iOS app Android app More

Featuring fresh takes and real-time analysis from HuffPost's signature lineup of contributors
Mike Elk

Mike Elk

Posted: August 26, 2009 10:56 AM

In the coming days, many great eulogies of Ted Kennedy will be written. Many will offer personal anecdotes in the coming days about what a great man he was. I do not intend to write one here.

I have no great anecdotes or personal stories to tell about how Ted Kennedy directly touched my life. I met the man once briefly in passing while walking in the U.S. Capitol.

I did however lose an older brother, far too young, much as Senator Kennedy did. Anyone who has ever lost an older brother understands the intense pressure that the surviving younger brothers feel to live up to the legacies of their older brothers. Its an inescapable burden.

Not a day goes by that I don't think about my brother. I find myself wondering often what my brother would do if he were still alive. He died at the young age of twenty one of leukemia far before he could develop into the type of activist that I am today. He never got the chance to fight for working people the way that I so luckily have.

Ever since I have turned twenty-one, I have treated every day like it was one extra day and cherished it. It has made me want to get up in the morning and worker harder and be smarter because I feel so lucky to be alive. I feel that to not work as hard and diligently as I possibly could would be a disservice to my brother's legacy. My brother's legacy serves as a constant source of inspiration for some of the darkest hours and toughest fights.

Senator Kennedy cited his brother's legacy too in passing health care reform with a public option out of his committee earlier this year. In his statement he said:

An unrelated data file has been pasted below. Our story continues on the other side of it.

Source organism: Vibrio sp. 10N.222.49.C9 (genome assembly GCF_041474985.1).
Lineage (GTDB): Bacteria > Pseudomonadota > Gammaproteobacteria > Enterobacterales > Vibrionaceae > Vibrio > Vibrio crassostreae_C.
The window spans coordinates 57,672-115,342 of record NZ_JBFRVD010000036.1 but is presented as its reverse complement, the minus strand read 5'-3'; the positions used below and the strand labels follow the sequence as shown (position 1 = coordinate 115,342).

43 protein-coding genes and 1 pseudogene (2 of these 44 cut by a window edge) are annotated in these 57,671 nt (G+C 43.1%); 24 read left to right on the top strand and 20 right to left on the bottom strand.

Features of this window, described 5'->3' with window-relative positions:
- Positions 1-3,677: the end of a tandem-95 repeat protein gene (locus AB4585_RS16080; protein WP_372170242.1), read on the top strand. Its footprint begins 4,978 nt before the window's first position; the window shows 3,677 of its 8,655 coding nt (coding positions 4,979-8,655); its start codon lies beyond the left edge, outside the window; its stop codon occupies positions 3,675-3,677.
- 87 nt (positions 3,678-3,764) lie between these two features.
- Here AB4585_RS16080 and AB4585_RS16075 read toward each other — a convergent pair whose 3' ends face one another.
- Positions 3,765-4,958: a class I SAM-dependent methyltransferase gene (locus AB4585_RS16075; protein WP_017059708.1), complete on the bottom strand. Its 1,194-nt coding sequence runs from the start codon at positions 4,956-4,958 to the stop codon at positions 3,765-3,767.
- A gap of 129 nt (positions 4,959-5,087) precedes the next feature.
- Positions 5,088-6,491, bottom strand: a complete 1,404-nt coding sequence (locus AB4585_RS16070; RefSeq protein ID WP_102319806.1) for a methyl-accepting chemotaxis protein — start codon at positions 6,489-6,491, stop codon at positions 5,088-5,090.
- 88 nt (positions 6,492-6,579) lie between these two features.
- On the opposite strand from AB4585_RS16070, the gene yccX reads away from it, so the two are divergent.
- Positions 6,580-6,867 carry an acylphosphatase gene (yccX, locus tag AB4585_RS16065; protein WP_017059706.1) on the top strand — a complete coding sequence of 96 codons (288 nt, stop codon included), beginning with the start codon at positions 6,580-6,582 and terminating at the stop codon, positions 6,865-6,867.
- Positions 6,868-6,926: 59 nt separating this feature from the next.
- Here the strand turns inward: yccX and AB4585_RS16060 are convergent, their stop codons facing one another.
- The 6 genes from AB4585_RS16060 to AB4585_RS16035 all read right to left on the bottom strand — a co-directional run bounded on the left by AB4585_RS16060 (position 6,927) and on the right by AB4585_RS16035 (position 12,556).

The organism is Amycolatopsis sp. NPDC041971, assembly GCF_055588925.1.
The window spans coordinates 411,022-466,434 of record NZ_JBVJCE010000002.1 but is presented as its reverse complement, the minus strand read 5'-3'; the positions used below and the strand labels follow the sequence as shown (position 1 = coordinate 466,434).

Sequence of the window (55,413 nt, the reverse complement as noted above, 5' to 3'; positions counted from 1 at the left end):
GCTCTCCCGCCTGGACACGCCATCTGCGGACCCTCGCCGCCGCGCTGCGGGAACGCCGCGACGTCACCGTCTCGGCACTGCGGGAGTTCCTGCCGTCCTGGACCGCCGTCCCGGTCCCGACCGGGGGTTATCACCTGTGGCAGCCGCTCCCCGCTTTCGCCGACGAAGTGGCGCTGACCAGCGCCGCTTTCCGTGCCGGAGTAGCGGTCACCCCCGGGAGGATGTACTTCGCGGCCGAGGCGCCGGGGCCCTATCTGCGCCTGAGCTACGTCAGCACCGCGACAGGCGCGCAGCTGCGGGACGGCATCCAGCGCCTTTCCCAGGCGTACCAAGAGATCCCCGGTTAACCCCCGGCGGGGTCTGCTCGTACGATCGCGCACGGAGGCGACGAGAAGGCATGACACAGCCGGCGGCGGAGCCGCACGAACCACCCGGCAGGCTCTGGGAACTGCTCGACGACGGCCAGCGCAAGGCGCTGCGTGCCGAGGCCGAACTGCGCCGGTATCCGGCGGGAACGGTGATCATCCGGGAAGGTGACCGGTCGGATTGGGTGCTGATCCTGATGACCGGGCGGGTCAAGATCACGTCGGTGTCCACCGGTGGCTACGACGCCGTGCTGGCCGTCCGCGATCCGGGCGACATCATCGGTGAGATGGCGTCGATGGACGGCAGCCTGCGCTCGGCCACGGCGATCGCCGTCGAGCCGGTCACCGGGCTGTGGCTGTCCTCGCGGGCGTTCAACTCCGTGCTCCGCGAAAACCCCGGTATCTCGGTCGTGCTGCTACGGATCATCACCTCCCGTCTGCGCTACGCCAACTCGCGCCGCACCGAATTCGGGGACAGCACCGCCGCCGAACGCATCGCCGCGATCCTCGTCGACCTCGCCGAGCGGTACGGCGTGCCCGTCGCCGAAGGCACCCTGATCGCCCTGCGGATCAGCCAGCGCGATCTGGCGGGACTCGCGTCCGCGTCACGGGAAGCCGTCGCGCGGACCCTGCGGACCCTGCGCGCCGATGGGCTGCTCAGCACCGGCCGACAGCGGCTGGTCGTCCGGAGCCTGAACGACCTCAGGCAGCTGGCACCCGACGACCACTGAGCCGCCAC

This room is a special place. In this room, my two brothers declared their candidacy for the presidency. Today, the nation takes another major step toward reaching the goals to which they dedicated their careers, and for which they gave their lives. They strived, as I have tried to do, for a fairer and more just America -- a nation where every American could share fully in the promise of quality health care.

America has lost an older brother in the death of Ted Kennedy. We must all be fortunate that we are still alive. and around to fight for a public health insurance plan available for all Americans that Ted would have loved to fight for. We must work harder for the things that we believe in. If Ted were still alive today, he would be fighting like hell for the public health insurance option that he considered a fundamental human right.

Lets fight for my brother too. He died tragically and far too young. His death shocked my family. Fortunately, my father was a member of a union and the union provided us with excellent health care. In the closing days of my brother's life, we did not have to worry about medical bills. We spent them enjoying the company of my brother, Jeremy.

Every American deserves the same type of high quality health care that my brother, Jeremy, had in the closing days of his life.There is no reason why the richest country on the planet that people should have to suffer because their only crime was being too poor to afford quality health care.

Let's fight like hell for the public health insurance plan that Senator Kennedy so dearly fought for in the closing days of his life.

My deepest condolences to the friends and family of Senator Kennedy.

I hope that Ted is in heaven now finally reunited with his brothers as I hope to someday be reunited with mine.

 

Follow Mike Elk on Twitter: www.twitter.com/MikeElk